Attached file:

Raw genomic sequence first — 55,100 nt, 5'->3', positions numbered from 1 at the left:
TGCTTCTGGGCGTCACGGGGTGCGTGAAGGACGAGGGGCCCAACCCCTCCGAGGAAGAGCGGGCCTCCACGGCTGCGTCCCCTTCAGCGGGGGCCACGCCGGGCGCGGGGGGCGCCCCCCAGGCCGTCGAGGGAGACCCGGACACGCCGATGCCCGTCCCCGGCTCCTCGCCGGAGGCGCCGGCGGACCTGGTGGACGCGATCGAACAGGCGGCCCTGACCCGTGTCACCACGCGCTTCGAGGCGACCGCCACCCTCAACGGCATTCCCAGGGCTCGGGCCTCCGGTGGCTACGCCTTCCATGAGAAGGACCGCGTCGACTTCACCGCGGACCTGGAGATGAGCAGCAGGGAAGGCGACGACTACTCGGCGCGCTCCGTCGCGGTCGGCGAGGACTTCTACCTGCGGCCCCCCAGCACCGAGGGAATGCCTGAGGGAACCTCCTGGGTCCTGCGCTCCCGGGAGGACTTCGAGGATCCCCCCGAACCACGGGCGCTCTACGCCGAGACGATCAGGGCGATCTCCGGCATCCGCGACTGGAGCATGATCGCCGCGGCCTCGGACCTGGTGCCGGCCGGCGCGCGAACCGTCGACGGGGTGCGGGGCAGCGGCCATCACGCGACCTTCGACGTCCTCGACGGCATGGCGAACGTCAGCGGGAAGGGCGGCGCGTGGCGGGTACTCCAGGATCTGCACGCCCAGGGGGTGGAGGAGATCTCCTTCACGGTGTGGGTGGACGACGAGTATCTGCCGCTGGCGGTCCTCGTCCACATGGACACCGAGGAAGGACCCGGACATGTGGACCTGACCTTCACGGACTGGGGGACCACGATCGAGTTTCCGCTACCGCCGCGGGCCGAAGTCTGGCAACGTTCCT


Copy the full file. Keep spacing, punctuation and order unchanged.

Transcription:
Raw genomic sequence first — 55,100 nt, 5'->3', positions numbered from 1 at the left:
TGCTTCTGGGCGTCACGGGGTGCGTGAAGGACGAGGGGCCCAACCCCTCCGAGGAAGAGCGGGCCTCCACGGCTGCGTCCCCTTCAGCGGGGGCCACGCCGGGCGCGGGGGGCGCCCCCCAGGCCGTCGAGGGAGACCCGGACACGCCGATGCCCGTCCCCGGCTCCTCGCCGGAGGCGCCGGCGGACCTGGTGGACGCGATCGAACAGGCGGCCCTGACCCGTGTCACCACGCGCTTCGAGGCGACCGCCACCCTCAACGGCATTCCCAGGGCTCGGGCCTCCGGTGGCTACGCCTTCCATGAGAAGGACCGCGTCGACTTCACCGCGGACCTGGAGATGAGCAGCAGGGAAGGCGACGACTACTCGGCGCGCTCCGTCGCGGTCGGCGAGGACTTCTACCTGCGGCCCCCCAGCACCGAGGGAATGCCTGAGGGAACCTCCTGGGTCCTGCGCTCCCGGGAGGACTTCGAGGATCCCCCCGAACCACGGGCGCTCTACGCCGAGACGATCAGGGCGATCTCCGGCATCCGCGACTGGAGCATGATCGCCGCGGCCTCGGACCTGGTGCCGGCCGGCGCGCGAACCGTCGACGGGGTGCGGGGCAGCGGCCATCACGCGACCTTCGACGTCCTCGACGGCATGGCGAACGTCAGCGGGAAGGGCGGCGCGTGGCGGGTACTCCAGGATCTGCACGCCCAGGGGGTGGAGGAGATCTCCTTCACGGTGTGGGTGGACGACGAGTATCTGCCGCTGGCGGTCCTCGTCCACATGGACACCGAGGAAGGACCCGGACATGTGGACCTGACCTTCACGGACTGGGGGACCACGATCGAGTTTCCGCTACCGCCGCGGGCCGAAGTCTGGCAACGTTCCT